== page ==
- If there are no contaminant issues and soil sampling is for routine liming and soil fertility assessment only, North Carolina soil samples can be submitted to the NCDA&CS Agronomic Division laboratory for analysis and recommendations. This routine analysis includes copper and zinc, as they are also plant nutrients. The lab is capable of analyzing for other heavy metals but provides this service only to state-regulated sites.
- If inorganic contaminants are suspected, a typical analysis may also determine the levels of lead, zinc, mercury, cadmium, arsenic, barium, chromium, and selenium.
- If organic contaminants are suspected, analyses could determine levels of total petroleum hydrocarbons (TPH)—particularly polycyclic aromatic hydrocarbons (PAH)—solvents such as trichloroethylene and perchloroethylene (TCE, PCE/ PERC), pesticides (e.g. atrazine, carbaryl), dioxin, and bisphenol A (BPA).
Select and contact a soils lab ahead of time to identify fees and get specific directions on how samples should be collected and submitted. See the link to North Carolina Soils Labs at the end of this publication. For general directions on how to collect a soil sample, see A Gardener’s Guide to Soil Testing.
|Burning wastes||Dioxins, PAHs1|
|Coal ash||Arsenic, cadmium, lead, mercury, selenium, other trace elements|
|Commercial/industrial site||Lead, other trace elements, PAHs, petroleum products, solvents|
|High traffic areas||Lead, PAHs, zinc|
|Manure, dairy lots||Copper, zinc|
|Paint (prior to 1978)||Lead, barium, mercury|
|Pesticides||Arsenic, chlordane and other chlorinated pesticides, lead, mercury (historical use)|
|Petroleum spills/emissions||Benzene, lead, PAHs, toluene, xylene|
|Sewage sludge||Cadmium, lead, POPs2, zinc|
|Treated lumber (prior to 2002)||Arsenic, chromium|
|1 PAHs = polycyclic aromatic hydrocarbons
2 POPs = persistent organic pollutants, a generalized grouping of organic compounds resistant to environmental degradation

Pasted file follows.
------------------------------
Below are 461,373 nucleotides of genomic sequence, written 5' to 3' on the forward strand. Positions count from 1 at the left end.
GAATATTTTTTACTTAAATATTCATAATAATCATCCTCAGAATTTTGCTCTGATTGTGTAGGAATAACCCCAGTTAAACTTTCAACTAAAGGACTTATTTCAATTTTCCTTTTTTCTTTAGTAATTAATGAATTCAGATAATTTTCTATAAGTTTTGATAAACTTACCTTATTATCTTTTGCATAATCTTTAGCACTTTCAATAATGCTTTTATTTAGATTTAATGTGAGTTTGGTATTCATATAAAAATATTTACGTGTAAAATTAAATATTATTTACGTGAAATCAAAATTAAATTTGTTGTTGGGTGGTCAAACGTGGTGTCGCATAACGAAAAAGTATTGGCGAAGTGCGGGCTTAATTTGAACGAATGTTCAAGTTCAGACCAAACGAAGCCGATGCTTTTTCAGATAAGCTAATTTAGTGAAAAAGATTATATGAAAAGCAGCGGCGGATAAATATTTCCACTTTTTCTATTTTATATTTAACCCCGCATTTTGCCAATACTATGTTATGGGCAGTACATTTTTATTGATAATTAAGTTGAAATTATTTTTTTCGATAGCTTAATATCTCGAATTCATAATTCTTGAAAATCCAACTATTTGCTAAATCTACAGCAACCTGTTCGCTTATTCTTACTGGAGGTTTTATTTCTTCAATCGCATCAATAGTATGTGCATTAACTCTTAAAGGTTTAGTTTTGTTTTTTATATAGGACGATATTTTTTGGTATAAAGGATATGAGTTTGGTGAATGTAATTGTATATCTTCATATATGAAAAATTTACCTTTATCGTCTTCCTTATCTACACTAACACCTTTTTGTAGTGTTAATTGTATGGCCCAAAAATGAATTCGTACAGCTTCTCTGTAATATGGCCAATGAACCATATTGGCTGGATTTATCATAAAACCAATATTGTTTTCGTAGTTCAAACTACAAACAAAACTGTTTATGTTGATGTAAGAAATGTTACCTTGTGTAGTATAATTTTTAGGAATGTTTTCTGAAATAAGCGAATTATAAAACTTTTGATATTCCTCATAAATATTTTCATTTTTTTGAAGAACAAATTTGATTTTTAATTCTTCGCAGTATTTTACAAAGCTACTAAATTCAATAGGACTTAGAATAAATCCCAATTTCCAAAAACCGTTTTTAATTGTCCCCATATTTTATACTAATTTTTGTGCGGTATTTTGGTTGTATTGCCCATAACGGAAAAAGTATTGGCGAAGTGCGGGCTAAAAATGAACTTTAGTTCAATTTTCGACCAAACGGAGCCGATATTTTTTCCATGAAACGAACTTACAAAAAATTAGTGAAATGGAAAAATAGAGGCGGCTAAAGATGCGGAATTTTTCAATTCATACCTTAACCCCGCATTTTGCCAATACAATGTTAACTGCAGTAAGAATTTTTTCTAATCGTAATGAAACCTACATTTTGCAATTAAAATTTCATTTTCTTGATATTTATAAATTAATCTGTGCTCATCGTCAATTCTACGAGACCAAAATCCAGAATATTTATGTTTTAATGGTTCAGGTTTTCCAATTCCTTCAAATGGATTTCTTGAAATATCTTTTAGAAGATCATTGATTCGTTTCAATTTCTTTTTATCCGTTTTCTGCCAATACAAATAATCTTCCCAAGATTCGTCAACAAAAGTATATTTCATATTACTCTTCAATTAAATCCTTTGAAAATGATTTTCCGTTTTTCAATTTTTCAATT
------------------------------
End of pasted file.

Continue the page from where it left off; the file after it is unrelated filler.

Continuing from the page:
Some contaminants occur naturally in the soil, while others are introduced by humans. The trace elements most frequently found at unsafe levels in urban soils are lead, arsenic, cadmium, chromium, barium, and mercury. PAHs are the biggest concern among organic contaminants. Human activity in urban centers tends to increase the levels of contaminants in the soil. In addition, metals introduced by humans tend to be more readily available and easily absorbed into living systems. At low levels, contaminants may pose no known health risk, but higher levels may lead to acute or chronic health problems. The level considered safe varies by contaminant and by site characteristics. Additionally, individual contaminants may be present in a variety of chemical forms or species, each of which may constitute a different level of risk. A qualified consultant may be useful in determining acceptable levels for a specific site.
Laboratory reports can be read and interpreted by comparing with published US EPA and North Carolina Department of Environment and Natural Resources guidelines in Tables 3a and 3b. It must be verified that the laboratory is using EPA guidelines or a specific method and type of analysis (extraction) for comparison with published levels.
|Contaminant Chemical (abbrev.)||Median and Range of Soil Concentrations (mg/kg)1||Remediation Goal (mg/kg)2||Common Sources||Management Notes|
|Arsenic||(As)||7.2; <0.1–97||4.4||Lumber treated prior to 2003; pesticides; manure; coal ash||High concentrations, above remediation goals, found naturally|
|Barium||(Ba)||580; 10–5,000||3,000||Paint, brick, glass, tile production; medical diagnostics||Less plant uptake at high pH (>6.5)|
|Cadmium||(Cd)||0.35; 0.01–2||14||Biosolids; phosphate fertilizers, coal burning||Less plant uptake at high pH (>6.5)|
|Chromium||(Cr)||54; 1–2,000||24,000 (Cr[III]); 0.29 (Cr[IV])3||Wood preservatives; consumer products|
|Lead||(Pb)||19; <10–700||0.0012–4003||Formerly used in gasoline, paint, and plumbing fixtures; gasoline emissions; paint chips; used batteries; biosolids; coal ash||Less plant uptake at high pH (>6.5)|
|Mercury||(Hg)||0.09; <0.01–4.6||0.98–4.73||Paint; fungicides; coal-fired power plant emissions; used batteries|
|Selenium||(Se)||0.39; <0.1–4.3||7.8||Coal ash|
|Zinc||(Zn)||60; <5–2,900||4.6–4,6003||Biosolids; manure||Less plant uptake at high pH (>6.5)|
|Note: Only select contaminant elements are included. Selection of contaminants for testing should be determined based on site history. It is likely that all contaminants listed in Tables 3a and 3b need not be analyzed, but it is also possible that additional contaminants not included here should be investigated.
1 Sparks, DL. 2003. Environmental Soil Chemistry. Academic Press, San Diego, CA.
2 NC Department of Environmental Quality Inactive Hazardous Sites Branch and Soil Remediation Goals (SRG) Table.
3 Soil remediation goal dependent on species or form of contaminant.
|Contaminant Chemical (abbrev.)||Remediation Goal (mg/kg)1||Common Sources||Management Notes|
|Atrazine||2.1||Pesticide||Degrades quickly—half-life of 60–100 days|
|Benzene||1.1||Petroleum||Degrades quickly—presence indicates new spill|
|Benzopyrene||.015||Vehicle emissions||Common PAH|
|Carbaryl||1,200||Pesticide||Degrades quickly—half-life of 7–28 days|
|Chlordane (and other chlorinated pesticides)||1.6||Termite control pesticides|
|Dioxin (PCDD)||.0000045-.0000942||Chemical production; incinerators; smelters; fires and lightning; cement kiln dust|